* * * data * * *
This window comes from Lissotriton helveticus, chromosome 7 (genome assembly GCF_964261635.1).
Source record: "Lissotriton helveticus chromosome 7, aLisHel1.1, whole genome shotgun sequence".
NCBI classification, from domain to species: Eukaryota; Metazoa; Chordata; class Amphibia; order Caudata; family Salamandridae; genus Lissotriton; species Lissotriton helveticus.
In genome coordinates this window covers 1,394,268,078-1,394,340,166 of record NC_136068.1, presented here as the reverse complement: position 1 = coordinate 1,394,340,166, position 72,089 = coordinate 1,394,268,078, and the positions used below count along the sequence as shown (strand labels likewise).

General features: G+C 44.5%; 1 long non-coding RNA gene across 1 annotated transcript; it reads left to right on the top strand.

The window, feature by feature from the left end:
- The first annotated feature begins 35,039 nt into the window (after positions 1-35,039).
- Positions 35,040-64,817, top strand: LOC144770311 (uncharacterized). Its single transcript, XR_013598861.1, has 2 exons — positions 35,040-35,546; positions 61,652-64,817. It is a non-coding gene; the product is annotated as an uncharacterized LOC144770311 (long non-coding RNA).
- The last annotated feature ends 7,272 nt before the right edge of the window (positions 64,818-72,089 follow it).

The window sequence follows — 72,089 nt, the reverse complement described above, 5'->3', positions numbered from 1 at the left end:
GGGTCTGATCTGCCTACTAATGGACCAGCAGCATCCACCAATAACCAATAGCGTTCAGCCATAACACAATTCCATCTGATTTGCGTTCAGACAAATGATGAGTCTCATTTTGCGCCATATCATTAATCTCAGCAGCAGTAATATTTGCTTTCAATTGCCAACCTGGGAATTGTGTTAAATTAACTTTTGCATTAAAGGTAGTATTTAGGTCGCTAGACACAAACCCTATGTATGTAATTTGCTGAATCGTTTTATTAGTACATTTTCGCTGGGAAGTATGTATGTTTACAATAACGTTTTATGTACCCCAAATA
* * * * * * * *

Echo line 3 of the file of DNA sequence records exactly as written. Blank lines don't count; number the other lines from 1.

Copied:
NCBI classification, from domain to species: Eukaryota; Metazoa; Chordata; class Amphibia; order Caudata; family Salamandridae; genus Lissotriton; species Lissotriton helveticus.